Springall warns savers to “check terms and conditions carefully as some easy-access accounts pose withdrawal restrictions, so it’s vital consumers and stay within any limits to benefit from the full interest rate on offer.”

Currently, the top rate available is 5.22% with Metro Bank on their Instant Access Savings account, which requires a minimum deposit of £500. 

How does a regular savings account work? 

Regular savings accounts are less flexible than easy-access accounts and hit savers with a lot more caveats.

The most common feature of a regular saver is it will impose a minimum payment you need to pay monthly into the account, and you will be restricted in how much you can pay into the saver every month. 

Plus, a lot of regular savers require you to be an existing customer of the bank, but that’s not with all accounts. 

The good news is, that as you don’t have as much freedom, the rate you earn on a regular saver tends to be higher than what you earn on an easy-access savings account, and the rate tends to be fixed- giving you certainty on the interest you earn. 

Currently, the top-paying regular savings account is offering 8% from Nationwide (also the best savings account rate on the market right now), fixed for 12 months. But you need to hold a Nationwide Flex account and you can only save up to £200 per month. Plus, it only permits up to three withdrawals a year. 

Though some regular savings accounts do offer freedom with withdrawals- and with a more attractive rate, will your savings go further in a regular savings account or easy-access account?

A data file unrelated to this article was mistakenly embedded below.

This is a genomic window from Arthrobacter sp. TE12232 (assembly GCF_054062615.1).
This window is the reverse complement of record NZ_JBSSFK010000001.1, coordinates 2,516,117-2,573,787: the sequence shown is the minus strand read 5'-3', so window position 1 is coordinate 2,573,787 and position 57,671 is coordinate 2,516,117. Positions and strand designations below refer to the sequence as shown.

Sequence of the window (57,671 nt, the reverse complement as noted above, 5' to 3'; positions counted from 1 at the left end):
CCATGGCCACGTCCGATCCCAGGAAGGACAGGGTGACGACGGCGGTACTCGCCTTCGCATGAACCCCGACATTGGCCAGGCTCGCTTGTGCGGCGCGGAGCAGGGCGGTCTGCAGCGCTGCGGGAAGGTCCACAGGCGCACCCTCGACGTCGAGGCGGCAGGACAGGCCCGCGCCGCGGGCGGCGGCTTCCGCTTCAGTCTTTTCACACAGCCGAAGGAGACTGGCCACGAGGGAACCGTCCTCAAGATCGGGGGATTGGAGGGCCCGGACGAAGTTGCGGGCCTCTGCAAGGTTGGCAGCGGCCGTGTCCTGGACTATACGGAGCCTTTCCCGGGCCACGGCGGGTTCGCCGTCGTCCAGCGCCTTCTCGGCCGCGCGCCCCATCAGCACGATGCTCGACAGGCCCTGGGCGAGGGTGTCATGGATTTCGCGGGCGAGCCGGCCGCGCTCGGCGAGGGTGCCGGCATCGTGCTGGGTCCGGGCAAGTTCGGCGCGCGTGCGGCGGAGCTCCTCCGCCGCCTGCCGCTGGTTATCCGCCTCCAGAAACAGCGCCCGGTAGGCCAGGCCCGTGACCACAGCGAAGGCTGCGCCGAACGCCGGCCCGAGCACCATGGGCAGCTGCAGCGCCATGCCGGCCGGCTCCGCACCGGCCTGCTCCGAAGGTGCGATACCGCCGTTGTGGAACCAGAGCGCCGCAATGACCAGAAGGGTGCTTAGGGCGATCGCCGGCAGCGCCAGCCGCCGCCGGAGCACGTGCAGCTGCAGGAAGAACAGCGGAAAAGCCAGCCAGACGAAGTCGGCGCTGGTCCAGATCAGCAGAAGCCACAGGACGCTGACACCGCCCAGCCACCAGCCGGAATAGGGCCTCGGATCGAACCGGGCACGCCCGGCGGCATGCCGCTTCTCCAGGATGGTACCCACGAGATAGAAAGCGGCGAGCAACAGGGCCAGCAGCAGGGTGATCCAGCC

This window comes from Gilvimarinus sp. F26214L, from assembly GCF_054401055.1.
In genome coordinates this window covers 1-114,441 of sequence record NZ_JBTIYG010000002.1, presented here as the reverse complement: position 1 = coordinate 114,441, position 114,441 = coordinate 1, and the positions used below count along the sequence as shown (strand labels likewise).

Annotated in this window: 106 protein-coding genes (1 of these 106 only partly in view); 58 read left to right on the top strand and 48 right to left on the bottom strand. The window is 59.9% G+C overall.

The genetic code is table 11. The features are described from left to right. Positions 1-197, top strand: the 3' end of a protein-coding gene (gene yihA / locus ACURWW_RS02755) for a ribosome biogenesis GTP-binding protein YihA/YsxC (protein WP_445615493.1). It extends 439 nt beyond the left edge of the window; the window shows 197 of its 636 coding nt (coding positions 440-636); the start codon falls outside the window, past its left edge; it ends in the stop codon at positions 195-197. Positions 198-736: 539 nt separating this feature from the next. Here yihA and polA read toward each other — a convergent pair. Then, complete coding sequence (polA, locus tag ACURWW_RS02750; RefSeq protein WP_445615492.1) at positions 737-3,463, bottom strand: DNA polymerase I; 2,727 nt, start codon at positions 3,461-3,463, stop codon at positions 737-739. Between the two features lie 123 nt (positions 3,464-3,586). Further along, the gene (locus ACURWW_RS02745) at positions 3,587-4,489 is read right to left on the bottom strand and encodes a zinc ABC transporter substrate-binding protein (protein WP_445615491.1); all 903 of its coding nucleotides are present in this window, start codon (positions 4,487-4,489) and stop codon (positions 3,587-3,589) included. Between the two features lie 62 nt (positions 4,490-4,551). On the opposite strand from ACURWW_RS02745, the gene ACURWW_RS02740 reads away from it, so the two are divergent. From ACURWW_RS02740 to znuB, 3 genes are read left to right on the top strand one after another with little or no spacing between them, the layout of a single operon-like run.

Is my money better off in an easy-access savings account or regular savings? 

On our regular savings best buy table, you will see some products that are very similar to an easy-access account, whereby it gives you hassle-free access to your cash. But which account will give you a better return? 

Assuming that you have a lump sum of £5,000 to save, here’s how much interest you would earn if you drip-feed your cash monthly into a regular savings account that offers a better rate, compared to saving in an easy-access account. 

Regular savings account

Natwest is the top lender on our regular savings guide that acts as a traditional regular savings account offering 6.17% AER, and it lets you access your money whenever you want. Plus the rate is variable. 

The major caveats here are that you can only save up to £5,000 into the account and you are restricted to saving up to £150 per month. 

Interest is earned monthly on the balance in your account, so as you put more money into your savings, the more interest you will earn. 

If you were to save £150 a month for six months and earn a rate of 6.17%, here’s how much interest you would earn. For calculation purposes, even though the rate is variable and could change, we have kept it at 6.17% for six months. 

Swipe to scroll horizontally
Header Cell - Column 0 Amount in savingsInterest earned monthly
Month 1£150£0.77
Month 2£300£1.54